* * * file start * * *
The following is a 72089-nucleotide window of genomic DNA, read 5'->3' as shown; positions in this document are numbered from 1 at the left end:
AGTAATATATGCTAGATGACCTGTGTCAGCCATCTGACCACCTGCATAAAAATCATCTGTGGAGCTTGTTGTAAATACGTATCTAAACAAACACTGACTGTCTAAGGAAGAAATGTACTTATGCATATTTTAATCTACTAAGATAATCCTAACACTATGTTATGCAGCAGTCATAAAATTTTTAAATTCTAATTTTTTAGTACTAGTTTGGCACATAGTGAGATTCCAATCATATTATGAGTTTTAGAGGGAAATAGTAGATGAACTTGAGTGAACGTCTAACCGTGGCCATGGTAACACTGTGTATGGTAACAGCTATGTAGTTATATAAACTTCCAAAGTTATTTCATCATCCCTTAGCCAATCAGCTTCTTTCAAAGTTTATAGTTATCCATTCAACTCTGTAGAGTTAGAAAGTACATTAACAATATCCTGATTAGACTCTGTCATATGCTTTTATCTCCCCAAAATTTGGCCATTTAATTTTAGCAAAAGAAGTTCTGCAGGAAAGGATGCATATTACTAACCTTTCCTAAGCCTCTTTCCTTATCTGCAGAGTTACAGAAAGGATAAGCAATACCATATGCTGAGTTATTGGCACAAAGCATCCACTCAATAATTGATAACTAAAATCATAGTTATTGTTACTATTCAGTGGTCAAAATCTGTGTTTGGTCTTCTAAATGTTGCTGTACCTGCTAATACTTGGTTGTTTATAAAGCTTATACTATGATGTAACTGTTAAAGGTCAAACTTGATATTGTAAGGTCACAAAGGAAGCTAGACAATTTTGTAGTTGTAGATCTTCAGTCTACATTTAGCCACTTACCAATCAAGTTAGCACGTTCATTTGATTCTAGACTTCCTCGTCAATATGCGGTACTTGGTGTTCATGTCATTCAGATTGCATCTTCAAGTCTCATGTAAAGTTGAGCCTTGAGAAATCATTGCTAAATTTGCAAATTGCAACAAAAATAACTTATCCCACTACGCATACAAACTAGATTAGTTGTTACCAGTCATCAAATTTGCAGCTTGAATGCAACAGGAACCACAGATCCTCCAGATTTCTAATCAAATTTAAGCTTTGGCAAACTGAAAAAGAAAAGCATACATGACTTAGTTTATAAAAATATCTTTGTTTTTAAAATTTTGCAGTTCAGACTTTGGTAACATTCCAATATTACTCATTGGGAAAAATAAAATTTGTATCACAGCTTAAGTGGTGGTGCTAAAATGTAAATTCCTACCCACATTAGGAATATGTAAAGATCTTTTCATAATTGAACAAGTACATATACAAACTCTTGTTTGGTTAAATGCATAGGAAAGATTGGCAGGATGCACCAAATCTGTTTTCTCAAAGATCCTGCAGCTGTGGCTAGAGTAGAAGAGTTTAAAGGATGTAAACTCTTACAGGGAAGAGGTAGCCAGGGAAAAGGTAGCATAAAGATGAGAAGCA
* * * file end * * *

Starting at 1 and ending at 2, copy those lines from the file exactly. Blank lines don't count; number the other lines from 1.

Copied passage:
The following is a 72089-nucleotide window of genomic DNA, read 5'->3' as shown; positions in this document are numbered from 1 at the left end:
AGTAATATATGCTAGATGACCTGTGTCAGCCATCTGACCACCTGCATAAAAATCATCTGTGGAGCTTGTTGTAAATACGTATCTAAACAAACACTGACTGTCTAAGGAAGAAATGTACTTATGCATATTTTAATCTACTAAGATAATCCTAACACTATGTTATGCAGCAGTCATAAAATTTTTAAATTCTAATTTTTTAGTACTAGTTTGGCACATAGTGAGATTCCAATCATATTATGAGTTTTAGAGGGAAATAGTAGATGAACTTGAGTGAACGTCTAACCGTGGCCATGGTAACACTGTGTATGGTAACAGCTATGTAGTTATATAAACTTCCAAAGTTATTTCATCATCCCTTAGCCAATCAGCTTCTTTCAAAGTTTATAGTTATCCATTCAACTCTGTAGAGTTAGAAAGTACATTAACAATATCCTGATTAGACTCTGTCATATGCTTTTATCTCCCCAAAATTTGGCCATTTAATTTTAGCAAAAGAAGTTCTGCAGGAAAGGATGCATATTACTAACCTTTCCTAAGCCTCTTTCCTTATCTGCAGAGTTACAGAAAGGATAAGCAATACCATATGCTGAGTTATTGGCACAAAGCATCCACTCAATAATTGATAACTAAAATCATAGTTATTGTTACTATTCAGTGGTCAAAATCTGTGTTTGGTCTTCTAAATGTTGCTGTACCTGCTAATACTTGGTTGTTTATAAAGCTTATACTATGATGTAACTGTTAAAGGTCAAACTTGATATTGTAAGGTCACAAAGGAAGCTAGACAATTTTGTAGTTGTAGATCTTCAGTCTACATTTAGCCACTTACCAATCAAGTTAGCACGTTCATTTGATTCTAGACTTCCTCGTCAATATGCGGTACTTGGTGTTCATGTCATTCAGATTGCATCTTCAAGTCTCATGTAAAGTTGAGCCTTGAGAAATCATTGCTAAATTTGCAAATTGCAACAAAAATAACTTATCCCACTACGCATACAAACTAGATTAGTTGTTACCAGTCATCAAATTTGCAGCTTGAATGCAACAGGAACCACAGATCCTCCAGATTTCTAATCAAATTTAAGCTTTGGCAAACTGAAAAAGAAAAGCATACATGACTTAGTTTATAAAAATATCTTTGTTTTTAAAATTTTGCAGTTCAGACTTTGGTAACATTCCAATATTACTCATTGGGAAAAATAAAATTTGTATCACAGCTTAAGTGGTGGTGCTAAAATGTAAATTCCTACCCACATTAGGAATATGTAAAGATCTTTTCATAATTGAACAAGTACATATACAAACTCTTGTTTGGTTAAATGCATAGGAAAGATTGGCAGGATGCACCAAATCTGTTTTCTCAAAGATCCTGCAGCTGTGGCTAGAGTAGAAGAGTTTAAAGGATGTAAACTCTTACAGGGAAGAGGTAGCCAGGGAAAAGGTAGCATAAAGATGAGAAGCA